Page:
SA among countries with ‘declining democracy’

2012-09-18 11:08

Washington – Democratic governance declined throughout the world, including in South Africa, last year, showing that gains made in the Middle East and North Africa during the Arab Spring are very fragile, a US watchdog group has said.

“In South Africa, considered a beacon of democracy in sub-Saharan Africa, the supremacy of the ruling African National Congress (ANC) party and the increasing politicisation of civil-service appointments are leading to a reduction in protections for political activism outside of the ANC,” the latest Countries at the Crossroads report published by Freedom House said, noting score declines.

Four criteria are used to assess the 72 countries surveyed in the Countries at the Crossroads – accountability and public voice, civil liberties, rule of law, and anti-corruption and transparency.

Half of the countries are updated each year, while Egypt and Tunisia were surveyed for both the past two years.

Freedom House says a country score of 5 out of a total of 7 is the minimum standard for effective democratic governance, which it views as essential to an open, just and prosperous society.

On the four criteria averages South Africa scored 4.76, 5.09, 4.39 and 3.90 respectively.

Among the Middle East-North African countries that were surveyed only Tunisia has improved markedly its overall governance score. Bahrain slipped backward and Egypt edged up only slightly.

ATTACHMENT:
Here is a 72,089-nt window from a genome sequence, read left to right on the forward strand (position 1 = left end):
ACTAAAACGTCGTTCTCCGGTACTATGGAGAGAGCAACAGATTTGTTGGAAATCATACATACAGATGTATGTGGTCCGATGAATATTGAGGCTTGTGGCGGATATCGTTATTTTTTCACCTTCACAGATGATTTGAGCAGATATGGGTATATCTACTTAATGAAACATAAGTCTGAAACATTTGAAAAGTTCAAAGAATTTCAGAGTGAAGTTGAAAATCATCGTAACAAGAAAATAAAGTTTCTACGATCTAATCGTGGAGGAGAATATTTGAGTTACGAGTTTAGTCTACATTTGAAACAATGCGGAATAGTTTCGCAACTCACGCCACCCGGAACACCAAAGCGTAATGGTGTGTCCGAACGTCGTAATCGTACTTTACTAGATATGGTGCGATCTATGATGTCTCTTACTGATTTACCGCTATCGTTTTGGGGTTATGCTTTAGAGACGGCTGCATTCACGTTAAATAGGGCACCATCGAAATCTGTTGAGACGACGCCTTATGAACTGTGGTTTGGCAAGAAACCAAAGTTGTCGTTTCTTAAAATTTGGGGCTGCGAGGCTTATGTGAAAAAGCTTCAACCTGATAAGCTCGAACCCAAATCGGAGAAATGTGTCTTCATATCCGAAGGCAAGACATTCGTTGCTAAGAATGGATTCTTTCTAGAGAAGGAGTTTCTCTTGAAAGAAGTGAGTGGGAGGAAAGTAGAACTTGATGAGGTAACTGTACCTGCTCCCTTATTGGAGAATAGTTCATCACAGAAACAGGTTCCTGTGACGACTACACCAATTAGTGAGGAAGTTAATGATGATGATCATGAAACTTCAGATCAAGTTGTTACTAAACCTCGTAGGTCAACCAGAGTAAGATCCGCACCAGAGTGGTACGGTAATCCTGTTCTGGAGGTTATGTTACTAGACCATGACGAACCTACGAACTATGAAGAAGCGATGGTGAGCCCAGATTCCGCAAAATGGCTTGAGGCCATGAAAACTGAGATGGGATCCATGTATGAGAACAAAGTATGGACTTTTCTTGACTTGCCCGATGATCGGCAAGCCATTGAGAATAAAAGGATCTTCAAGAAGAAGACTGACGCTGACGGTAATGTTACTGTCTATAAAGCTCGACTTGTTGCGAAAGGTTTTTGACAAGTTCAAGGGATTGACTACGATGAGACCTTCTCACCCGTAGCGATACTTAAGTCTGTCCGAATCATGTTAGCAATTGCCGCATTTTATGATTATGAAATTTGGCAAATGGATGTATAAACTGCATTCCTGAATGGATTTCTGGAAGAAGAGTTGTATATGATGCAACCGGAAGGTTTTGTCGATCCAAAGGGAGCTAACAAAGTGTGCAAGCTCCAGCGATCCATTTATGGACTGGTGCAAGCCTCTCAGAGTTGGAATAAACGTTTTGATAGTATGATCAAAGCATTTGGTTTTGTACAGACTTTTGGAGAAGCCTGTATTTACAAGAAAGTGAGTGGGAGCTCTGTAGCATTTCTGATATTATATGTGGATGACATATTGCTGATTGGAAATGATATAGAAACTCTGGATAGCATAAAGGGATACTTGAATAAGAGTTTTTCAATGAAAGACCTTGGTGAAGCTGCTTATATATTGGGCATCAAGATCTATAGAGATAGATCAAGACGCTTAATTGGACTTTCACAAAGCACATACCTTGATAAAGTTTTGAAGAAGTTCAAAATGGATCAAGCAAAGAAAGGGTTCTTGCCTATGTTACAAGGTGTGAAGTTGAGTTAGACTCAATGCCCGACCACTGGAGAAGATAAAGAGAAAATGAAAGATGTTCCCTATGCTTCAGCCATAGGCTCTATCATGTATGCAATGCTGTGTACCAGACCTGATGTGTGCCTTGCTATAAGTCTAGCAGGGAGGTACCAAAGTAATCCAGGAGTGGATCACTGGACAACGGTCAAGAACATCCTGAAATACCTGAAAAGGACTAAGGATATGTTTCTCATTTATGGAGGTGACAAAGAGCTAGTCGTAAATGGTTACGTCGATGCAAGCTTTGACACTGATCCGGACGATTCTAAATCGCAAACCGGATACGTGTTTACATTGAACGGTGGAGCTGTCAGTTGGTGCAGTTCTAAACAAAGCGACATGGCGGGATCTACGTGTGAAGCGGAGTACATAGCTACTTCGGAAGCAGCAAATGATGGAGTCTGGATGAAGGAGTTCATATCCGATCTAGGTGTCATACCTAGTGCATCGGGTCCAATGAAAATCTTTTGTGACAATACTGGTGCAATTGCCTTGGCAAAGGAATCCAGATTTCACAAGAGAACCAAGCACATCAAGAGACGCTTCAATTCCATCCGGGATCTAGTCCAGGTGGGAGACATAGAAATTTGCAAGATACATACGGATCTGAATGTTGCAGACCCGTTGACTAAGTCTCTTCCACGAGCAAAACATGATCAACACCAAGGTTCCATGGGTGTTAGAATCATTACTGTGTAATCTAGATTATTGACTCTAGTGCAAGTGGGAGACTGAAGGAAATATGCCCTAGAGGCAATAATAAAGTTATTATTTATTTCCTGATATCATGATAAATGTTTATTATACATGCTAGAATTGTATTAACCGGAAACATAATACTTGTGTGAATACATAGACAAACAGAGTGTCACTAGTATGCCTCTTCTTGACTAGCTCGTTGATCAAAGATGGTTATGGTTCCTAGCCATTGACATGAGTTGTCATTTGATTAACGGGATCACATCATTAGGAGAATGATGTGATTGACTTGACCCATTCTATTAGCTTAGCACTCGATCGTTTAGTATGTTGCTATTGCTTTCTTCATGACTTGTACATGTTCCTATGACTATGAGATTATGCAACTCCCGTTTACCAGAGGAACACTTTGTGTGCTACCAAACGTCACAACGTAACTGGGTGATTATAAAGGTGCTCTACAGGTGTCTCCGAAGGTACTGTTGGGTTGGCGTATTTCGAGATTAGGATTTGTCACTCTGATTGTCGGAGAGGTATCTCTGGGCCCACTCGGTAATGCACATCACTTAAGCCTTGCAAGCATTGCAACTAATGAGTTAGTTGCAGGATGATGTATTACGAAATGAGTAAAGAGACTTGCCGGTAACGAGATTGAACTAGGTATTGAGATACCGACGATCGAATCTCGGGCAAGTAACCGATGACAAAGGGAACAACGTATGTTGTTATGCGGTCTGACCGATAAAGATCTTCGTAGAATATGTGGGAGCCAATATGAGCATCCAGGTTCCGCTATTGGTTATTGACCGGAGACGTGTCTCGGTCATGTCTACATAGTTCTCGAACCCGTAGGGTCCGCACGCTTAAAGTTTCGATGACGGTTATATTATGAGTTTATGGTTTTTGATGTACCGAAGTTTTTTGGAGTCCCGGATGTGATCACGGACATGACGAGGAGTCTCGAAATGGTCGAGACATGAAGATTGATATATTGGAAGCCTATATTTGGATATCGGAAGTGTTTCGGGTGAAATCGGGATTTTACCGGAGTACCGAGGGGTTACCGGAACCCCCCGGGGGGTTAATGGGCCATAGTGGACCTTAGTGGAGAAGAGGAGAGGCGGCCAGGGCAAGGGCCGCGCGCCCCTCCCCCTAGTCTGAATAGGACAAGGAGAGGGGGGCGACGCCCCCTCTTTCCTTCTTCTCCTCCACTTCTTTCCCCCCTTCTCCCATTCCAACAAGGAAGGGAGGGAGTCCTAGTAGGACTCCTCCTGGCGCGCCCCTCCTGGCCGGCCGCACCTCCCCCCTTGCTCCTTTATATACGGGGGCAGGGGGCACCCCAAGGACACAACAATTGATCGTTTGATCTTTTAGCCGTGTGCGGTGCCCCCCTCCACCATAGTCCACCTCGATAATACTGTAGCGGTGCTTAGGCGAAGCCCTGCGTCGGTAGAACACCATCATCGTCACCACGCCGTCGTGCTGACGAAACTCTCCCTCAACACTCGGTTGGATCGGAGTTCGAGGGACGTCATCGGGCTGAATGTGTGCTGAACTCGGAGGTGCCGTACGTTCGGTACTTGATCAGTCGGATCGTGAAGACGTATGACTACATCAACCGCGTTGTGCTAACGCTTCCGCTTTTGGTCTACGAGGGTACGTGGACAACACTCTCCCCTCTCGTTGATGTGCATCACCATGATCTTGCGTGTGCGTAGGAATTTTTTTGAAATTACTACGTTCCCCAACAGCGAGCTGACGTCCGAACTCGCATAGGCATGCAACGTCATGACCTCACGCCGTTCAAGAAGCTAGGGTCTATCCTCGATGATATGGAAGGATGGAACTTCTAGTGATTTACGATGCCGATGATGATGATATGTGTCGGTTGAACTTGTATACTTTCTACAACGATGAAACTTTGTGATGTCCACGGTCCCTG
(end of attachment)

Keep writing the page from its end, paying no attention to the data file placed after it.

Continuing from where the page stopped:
Worldwide, declines in the quality of governance far exceeded improvements, led by a worsening of government accountability and the rule of law in civil and criminal matters, the US research group said.

The deterioration raises an alarm for pro-democracy advocates who had hoped that the overthrow of brutal authoritarian regimes in Tunisia, Libya and Egypt marked a dramatic breakthrough, said Vanessa Tucker, project director.

“It is unclear whether the popular dismissal of the old models of authoritarianism will translate into enduring public support for novice representative government and contentious institutional reforms,” she said.

“There are limits to citizen’s patience with respect to political instability, economic disruption and physical insecurity, and the desire to return to a less chaotic environment may allow the leaders to slip back into the familiar habits of authoritarian rule.”

The Freedom House measure is used widely by development groups in helping them decide whether a government can use foreign assistance effectively.

The report covers the period from April 2009 to December last year.

In the latest report, Tunisia improved in all categories led by a sharp rise in accountability and public voice, pushing its overall country ranking to 4.11 from about 2.36 before the ouster of President Zine
el-Abidine Ben Ali in January last year.

One area of concern the report flagged was women’s rights, saying Islamist political parties have stoked fears of a rollback in existing rights.

While it uses monitors and experts on the ground and an advisory board, such rankings can be controversial accused of imposing subjective and Western viewpoints.

Accountability and public voice also rose in Egypt after the ouster of President Hosni Mubarak, but other measures were flat leading to only a small rise to 2.25 from 1.98 the prior year, despite open elections.

Restrictions on the media, hostility to non-governmental organisations and efforts to restrain women’s political activity through “virginity checks” by the military were cited as areas of concern.

Bahrain, once seen as one of the more developed countries, saw its measures decline across the board pulling its country average down to 2.03, the level of pre-uprising Syria, from a recent peak of 3.27 in 2004.

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